Bixman wrote: “The real motivation for the passage of [the Feinstein] bill lies with the special interest groups that would benefit monetarily. Through a complex series of land exchanges, Catellus will receive land that contains some of the richest gold deposits in the world.”
Part of the Catellus exchanges in the Mojave included a swap for a decommissioned military base called Chocolate Mountain. Bixman wrote that geologists told her Chocolate Mountain has deposits worth somewhere between $40-100 billion. Catellus owns the nearby Mesquite mine in the Chocolate Rift zone, which, Bixman wrote, “is one of the ten most profitable mines in the United States and has some of the most profitable gold deposits of any mine in the world.”
In the company’s annual report for the year 2000, Catellus’ CEO Nelson Rising in his letter “To Our Shareholders” wrote: “In 2000 we closed on two sales totaling more than 405,000 acres of desert lands. We also entered into an option agreement with The Wildlands Conservancy to sell an additional 277,000 acres of desert land… These transactions have generated more than $320 million in sales proceeds.”
The year-end report for Catellus in 2000 credited Senator Dianne Feinstein for the Desert Wildlands bill and said: Catellus’ fortunes were “directly affected by cash derived from the sales of these surplus lands.” That annual report also listed the fact that CALPERS, the California Public Employees Retirement System, was the largest institutional investor in Catellus Development, then owning some 28% of the 100,000,000 shares of stock. The same report mentioned that Catellus was issuing 150,000,000 new shares of stock, which at the end of the year 2000, when Catellus was trading for $28 a share, were worth a total of approximately $4.4 billion.
Rising also wrote: “As a result of all of these factors, we are very positive about our prospects for 2001 and believe we will meet or exceed our 2001 EBDDT per share growth goal of 15%.”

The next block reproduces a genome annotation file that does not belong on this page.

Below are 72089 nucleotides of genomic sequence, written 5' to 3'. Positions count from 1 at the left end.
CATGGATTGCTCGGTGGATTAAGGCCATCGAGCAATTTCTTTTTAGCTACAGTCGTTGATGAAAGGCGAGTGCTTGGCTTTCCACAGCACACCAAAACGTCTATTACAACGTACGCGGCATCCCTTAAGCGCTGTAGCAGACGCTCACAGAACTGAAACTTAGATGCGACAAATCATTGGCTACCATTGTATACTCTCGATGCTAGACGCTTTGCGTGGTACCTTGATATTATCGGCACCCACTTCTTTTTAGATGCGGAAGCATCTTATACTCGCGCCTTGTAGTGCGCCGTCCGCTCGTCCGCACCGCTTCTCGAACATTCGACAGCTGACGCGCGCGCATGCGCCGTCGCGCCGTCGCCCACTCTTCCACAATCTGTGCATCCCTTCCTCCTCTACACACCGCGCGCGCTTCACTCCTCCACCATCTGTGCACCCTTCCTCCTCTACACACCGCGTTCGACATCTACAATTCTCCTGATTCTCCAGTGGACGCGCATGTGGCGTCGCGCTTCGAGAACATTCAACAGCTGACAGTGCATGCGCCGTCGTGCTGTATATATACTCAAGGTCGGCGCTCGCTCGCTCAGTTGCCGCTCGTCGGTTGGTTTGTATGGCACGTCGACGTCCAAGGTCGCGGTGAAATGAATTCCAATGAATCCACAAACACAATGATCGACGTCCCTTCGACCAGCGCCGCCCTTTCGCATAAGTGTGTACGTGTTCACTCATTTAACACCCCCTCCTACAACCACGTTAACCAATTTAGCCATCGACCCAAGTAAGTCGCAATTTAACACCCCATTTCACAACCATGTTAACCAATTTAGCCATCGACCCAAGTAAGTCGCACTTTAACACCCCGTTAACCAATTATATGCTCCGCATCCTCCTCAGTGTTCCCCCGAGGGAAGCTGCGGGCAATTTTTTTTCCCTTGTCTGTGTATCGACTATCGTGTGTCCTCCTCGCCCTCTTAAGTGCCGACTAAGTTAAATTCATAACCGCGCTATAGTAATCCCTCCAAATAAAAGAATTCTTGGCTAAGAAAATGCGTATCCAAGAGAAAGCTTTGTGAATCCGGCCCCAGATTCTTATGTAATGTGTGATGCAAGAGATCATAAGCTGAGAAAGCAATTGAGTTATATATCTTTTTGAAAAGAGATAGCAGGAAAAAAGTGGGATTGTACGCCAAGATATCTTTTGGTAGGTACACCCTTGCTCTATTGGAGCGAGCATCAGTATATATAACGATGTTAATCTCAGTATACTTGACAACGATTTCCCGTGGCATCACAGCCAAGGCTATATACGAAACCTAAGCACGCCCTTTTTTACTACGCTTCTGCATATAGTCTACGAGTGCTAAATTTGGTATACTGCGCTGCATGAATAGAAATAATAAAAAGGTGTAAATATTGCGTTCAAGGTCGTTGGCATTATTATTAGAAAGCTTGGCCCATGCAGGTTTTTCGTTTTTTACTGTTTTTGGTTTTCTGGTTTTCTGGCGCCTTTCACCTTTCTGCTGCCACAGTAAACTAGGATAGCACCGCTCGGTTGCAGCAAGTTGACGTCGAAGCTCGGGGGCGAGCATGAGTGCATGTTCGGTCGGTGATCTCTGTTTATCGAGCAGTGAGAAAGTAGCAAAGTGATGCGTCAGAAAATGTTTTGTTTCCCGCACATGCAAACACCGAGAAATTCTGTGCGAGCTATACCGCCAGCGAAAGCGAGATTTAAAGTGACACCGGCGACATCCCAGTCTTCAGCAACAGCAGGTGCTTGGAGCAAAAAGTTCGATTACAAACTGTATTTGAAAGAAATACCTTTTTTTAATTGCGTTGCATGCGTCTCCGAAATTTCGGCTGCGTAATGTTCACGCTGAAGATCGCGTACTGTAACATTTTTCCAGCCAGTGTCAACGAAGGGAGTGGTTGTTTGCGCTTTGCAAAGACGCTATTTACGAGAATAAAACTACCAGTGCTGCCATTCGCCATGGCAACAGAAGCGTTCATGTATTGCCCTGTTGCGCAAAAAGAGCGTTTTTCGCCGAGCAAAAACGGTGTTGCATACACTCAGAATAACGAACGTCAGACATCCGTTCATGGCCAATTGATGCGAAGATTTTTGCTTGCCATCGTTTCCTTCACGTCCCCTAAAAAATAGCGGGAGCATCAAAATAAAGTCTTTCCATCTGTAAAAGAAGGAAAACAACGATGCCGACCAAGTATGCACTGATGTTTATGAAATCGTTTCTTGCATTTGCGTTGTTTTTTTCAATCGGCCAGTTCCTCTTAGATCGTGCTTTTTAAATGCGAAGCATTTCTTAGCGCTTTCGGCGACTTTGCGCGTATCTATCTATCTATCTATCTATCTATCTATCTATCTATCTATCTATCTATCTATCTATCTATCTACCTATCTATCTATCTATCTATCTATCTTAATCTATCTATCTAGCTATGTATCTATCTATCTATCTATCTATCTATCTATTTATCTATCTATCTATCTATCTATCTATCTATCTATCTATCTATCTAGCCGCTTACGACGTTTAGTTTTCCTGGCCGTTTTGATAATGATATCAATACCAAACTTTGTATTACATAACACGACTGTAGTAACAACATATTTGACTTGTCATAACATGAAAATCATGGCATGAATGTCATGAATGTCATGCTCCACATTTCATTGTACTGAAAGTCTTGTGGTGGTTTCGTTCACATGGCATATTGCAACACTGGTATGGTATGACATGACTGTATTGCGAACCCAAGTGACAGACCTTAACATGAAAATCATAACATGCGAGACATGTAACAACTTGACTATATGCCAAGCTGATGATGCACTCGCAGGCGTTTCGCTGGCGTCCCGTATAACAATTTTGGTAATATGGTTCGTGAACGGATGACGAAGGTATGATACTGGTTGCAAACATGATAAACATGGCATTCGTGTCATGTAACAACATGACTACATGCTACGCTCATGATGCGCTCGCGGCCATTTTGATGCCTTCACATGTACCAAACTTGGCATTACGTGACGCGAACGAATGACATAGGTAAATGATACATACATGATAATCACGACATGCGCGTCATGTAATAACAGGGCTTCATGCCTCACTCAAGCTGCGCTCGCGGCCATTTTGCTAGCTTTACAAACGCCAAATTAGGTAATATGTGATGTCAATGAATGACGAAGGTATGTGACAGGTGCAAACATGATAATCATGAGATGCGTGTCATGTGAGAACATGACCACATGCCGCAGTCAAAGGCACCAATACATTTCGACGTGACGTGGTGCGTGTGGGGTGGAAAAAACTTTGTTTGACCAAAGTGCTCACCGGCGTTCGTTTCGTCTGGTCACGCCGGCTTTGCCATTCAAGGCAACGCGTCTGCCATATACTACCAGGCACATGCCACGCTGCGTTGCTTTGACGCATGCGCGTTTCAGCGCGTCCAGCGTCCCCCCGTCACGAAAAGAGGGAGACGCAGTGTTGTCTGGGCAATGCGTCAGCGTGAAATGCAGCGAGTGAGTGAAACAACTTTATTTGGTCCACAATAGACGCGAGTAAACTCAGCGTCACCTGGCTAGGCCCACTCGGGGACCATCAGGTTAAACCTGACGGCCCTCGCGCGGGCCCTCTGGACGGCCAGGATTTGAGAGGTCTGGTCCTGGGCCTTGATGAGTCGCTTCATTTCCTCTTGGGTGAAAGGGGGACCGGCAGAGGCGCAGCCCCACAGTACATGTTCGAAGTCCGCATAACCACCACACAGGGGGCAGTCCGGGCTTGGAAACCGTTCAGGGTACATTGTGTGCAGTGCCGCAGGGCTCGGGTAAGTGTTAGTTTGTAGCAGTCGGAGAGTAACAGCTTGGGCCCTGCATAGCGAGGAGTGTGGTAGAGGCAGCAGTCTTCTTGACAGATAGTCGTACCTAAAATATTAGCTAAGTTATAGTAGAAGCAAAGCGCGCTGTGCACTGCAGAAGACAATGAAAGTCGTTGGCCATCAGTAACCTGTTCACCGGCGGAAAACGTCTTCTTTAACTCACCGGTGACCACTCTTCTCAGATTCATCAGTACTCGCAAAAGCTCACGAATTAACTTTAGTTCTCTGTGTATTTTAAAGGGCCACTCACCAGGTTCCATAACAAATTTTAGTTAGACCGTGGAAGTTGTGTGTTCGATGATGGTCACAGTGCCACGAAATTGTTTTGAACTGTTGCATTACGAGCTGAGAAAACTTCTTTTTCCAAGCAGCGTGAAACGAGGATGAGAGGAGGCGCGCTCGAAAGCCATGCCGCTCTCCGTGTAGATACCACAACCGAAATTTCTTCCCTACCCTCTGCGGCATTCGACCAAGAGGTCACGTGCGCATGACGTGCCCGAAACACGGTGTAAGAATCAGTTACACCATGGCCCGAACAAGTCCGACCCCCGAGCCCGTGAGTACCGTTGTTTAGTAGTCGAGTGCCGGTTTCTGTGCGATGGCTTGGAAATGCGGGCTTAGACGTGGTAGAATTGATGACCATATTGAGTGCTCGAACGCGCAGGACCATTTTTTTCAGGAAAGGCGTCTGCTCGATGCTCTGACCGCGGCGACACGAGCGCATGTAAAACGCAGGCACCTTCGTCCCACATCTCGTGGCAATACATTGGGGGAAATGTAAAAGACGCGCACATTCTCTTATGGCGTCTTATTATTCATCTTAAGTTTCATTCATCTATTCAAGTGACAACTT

In the official document on the California Desert Protection Act, the overview of the project states in the first paragraph: “The United States Senate Committee on Energy and Natural Resources approved, on October 5, 1993, the California Desert Protection Act (S21) sponsored by Senator Dianne Feinstein after the bill was blocked in committee for seven years.” The document then states that the Feinstein bill “protects all active mines and valid mineral claims which will protect jobs (bold letters in original) in the region.”
With the profits derived from the new stock issuances and the overnight increase in land valuations, Feinstein’s legislative Rumpelstiltskin act helped Catellus turn a huge profit in 2000. The closest I can determine, Catellus made from $11 to $15 billion during the Desert Wildlands process. And Richard C. Blum had a very good year.
Who knew environmental protection could prove so profitable?
So, if you were able to read through all that without gagging, or throwing a brick through the television set, you can see that we as a nation are in big trouble. There is a culture of dishonesty that seems to have permeated our political processes, that makes us look like a third word country, like Paraguay, a Kleptocracy.
I would like to think that with the elections right around the corner, all these crooks will be thrown out of office, right on their big fat asses, but I fear it won’t happen. This culture of criminal dealings in our halls of government has gone on for so long it is “business as usual” for most of our senators and congressmen. I can’t imagine a worse situation for my teenage daughter to grow up under. What legacy is left for the United States to leave the next generation? Unless we take back what has been stolen from us, the expectation of an honest and forthright government, we are doomed to the history books as just another failed democracy, once the greatest nation on Earth, brought to its knees by dishonest, self seeking criminals posing as public servants.
God help the United States.